The Deep State Did Not Begin with Trump

NEW YORK DAILY NEWS: Fears over the “deep state” have been chalked up to paranoia. And indeed the idea of a hidden counter-government has attracted the ranks of the paranoid. Conspiracies of a tentacled clique of career bureaucrats, wire diagrams of sinister assets and agents have piled up in the Trump era.

Still, to write off the mounting angst over the deep state as simply minds gone awry is far too dismissive. And to think of an abhorrence of the deep state as a Trump phenomenon is far too short-sighted. The fear of an unchecked counter-government working not for the people’s interest but for its own is not new. Fears over an encroaching, permanent bureaucracy are as old as the United States itself…[FULL ARTICLE]

The Nixon Act

PRESIDENTIAL STUDIES QUARTERLY: The often-rumpled United Press International (UPI) stringer George Reedy covered Richard Nixon as a young congressman. Reedy would become a loyal and often self-effacing press secretary to President Lyndon Johnson and would go on to serve as journalism dean at Marquette University. But decades after covering the Nixon congressional beat, he could still vividly recall the scene of one particular social gathering hosted by the promising politico from southern California. It was early 1947…[FULL ARTICLE]

How Paranoia about the ‘Deep State’ Brought down a President

WASHINGTON POST: President Donald Trump’s notion of “draining the swamp” suggests a centripetal force, an ever-tightening circle that feeds on itself. For RIchard Nixon, that spiraling conspiracism led him to commit crimes that cost him his base of support and, ultimately, his presidency. It is unclear whether Trump can escape the same fate…


The Irrational Rationality of Conservative Conspiracism

WASHINGTON POST: It is tempting to think of conspiracism as a rejection of reason, part of the faith- or instinct-based anti-intellectualism of Trump and the right more broadly. And yet such a characterization misses the very nature of political conspiracy. For conspiracism does not reject rational thought, but actually metastasizes reason itself. Conspiracies are based on vast trails of evidence…


Speaking President

WASHINGTON POST: Republican leaders’ focus on Trump’s rhetoric is a striking deviation from how we are used to thinking of the power of the bully pulpit.

The key–whether taboo or embraced–has been an unflagging view, a through-line in American history that maintains just how powerful the act of presidential speech is...[FULL ARTICLE]

The Putin Paradox

VOX: It is perhaps a distinctly American faith that authoritarians like Russian President Vladimir Putin rule purely by force, corruption, or trickery…How unctuous to agree with the Russian state media’s contention that Putin is ‘wildly popular’…” [FULL ARTICLE]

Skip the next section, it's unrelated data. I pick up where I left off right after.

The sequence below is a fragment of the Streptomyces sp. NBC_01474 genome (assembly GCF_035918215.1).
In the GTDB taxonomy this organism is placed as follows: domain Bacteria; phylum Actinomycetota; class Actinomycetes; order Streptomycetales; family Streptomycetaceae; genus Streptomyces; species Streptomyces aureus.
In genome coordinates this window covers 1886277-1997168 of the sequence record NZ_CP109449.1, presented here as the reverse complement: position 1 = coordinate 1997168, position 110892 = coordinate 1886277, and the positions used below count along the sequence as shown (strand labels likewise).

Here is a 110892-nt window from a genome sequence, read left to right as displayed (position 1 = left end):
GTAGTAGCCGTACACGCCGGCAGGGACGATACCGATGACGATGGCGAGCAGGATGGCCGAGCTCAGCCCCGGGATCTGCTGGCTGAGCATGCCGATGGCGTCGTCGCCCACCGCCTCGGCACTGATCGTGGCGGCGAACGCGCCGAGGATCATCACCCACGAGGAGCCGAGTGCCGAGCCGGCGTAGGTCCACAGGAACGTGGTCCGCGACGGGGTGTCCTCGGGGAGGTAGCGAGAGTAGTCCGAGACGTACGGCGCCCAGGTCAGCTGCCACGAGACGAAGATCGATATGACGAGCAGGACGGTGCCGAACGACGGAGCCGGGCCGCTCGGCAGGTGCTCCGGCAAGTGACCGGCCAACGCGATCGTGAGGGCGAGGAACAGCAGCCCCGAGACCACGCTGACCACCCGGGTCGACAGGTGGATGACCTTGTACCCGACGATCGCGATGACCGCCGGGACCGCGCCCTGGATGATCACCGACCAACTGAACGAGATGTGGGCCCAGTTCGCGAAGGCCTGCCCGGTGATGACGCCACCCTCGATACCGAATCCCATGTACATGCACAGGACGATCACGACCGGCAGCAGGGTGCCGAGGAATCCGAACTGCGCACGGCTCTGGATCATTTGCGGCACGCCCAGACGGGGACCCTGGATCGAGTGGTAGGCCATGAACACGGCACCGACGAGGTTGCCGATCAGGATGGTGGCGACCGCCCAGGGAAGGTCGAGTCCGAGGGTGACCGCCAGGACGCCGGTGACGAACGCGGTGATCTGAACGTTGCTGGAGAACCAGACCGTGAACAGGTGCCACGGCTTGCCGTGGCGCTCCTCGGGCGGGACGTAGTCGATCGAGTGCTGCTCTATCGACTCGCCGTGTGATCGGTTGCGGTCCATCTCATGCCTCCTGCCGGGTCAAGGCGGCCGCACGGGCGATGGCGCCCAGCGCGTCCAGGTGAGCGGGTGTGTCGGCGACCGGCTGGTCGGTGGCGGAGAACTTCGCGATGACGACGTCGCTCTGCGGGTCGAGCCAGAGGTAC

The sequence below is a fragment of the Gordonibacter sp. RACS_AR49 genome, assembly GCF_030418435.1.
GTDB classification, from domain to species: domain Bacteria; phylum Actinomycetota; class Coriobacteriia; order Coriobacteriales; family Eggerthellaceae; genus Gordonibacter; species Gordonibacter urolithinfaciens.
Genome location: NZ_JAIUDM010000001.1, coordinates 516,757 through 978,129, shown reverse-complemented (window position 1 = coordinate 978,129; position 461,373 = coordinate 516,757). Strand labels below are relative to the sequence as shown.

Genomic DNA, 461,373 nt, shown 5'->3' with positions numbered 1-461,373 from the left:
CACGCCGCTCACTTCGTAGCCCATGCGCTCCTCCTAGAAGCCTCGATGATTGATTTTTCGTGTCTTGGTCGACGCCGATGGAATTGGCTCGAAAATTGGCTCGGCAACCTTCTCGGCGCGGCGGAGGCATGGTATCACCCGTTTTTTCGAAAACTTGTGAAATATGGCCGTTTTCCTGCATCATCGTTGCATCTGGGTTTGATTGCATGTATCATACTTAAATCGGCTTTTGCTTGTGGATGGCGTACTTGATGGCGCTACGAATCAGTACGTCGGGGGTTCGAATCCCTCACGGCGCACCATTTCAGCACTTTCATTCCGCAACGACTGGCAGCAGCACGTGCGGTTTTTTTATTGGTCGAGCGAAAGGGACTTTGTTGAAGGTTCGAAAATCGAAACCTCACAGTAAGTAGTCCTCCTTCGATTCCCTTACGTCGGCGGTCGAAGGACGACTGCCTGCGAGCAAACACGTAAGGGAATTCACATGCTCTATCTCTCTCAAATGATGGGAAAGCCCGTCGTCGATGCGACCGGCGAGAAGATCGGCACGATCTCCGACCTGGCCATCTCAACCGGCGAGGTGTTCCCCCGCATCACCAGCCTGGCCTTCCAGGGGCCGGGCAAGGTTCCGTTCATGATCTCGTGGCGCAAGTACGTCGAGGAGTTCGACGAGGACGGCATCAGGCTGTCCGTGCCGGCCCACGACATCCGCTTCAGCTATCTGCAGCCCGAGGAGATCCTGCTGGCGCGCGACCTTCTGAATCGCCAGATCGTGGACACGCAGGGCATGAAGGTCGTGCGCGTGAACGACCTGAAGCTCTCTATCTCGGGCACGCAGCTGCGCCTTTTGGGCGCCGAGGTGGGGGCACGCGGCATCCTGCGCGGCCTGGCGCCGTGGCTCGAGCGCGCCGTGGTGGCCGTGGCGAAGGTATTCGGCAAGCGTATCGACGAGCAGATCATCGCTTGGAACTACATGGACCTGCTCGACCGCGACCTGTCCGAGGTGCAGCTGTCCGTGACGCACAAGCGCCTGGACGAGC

The Case for Trump’s Nobel

WASHINGTON POST: Despite the popular association of the Nobel with great thinkers, diplomats and statesmen, the prize has also routinely rewarded the undeserving, the frauds and the criminals. By its very nature, the dogged determination to reward “great men” of their time has led to a list of recipients that is a mixture of the laudable and the lamented. Indeed, “mistaken” awards are routine in the prize process. A Nobel’d Trump would surprisingly find himself in some bad company…  [FULL ARTICLE]


Little Little Lies

WASHINGTON POST: The Big Lie was a product of a specific historical period, a totalizing scheme for national conformity, first imagined in Nazi Germany and then feared en masse throughout the Cold War. The Cold War was a superpower standoff formed specifically over the fear of each empire’s seductive idea. It was an era dominated by dueling ideologies, a battle between two faiths in capitalism and communism that each strove for global control through (in theory) force of thought. It was an era built for, if not by, the idea of the enemies’ Big Lie.

But the Big Lie cannot function in a global climate of mass information flow and supranational concern…


The March for Our Live Will Last a Few Hours…

WASHINGTON POST: On Oct. 15, 1969, in 10,000 high schools across the United States, students skipped classes to demand a halt to the Vietnam War. The mass demonstration, dubbed the Moratorium, was “a march against death.” Protesting a war that seemed all but lost, yet still cost more than $2 billion each month, activists called for a nationwide general strike to stop “business as usual.”

Streets filled with rallies and prayer vigils. Church bells tolled and workers struck. Municipal buildings were draped in black crepe, and American flags flew at half-staff. The best estimate was that 2 million Americans demonstrated that day. Life magazine judged the protest “the largest expression of public dissent ever seen in this country.” [FULL ARTICLE ]

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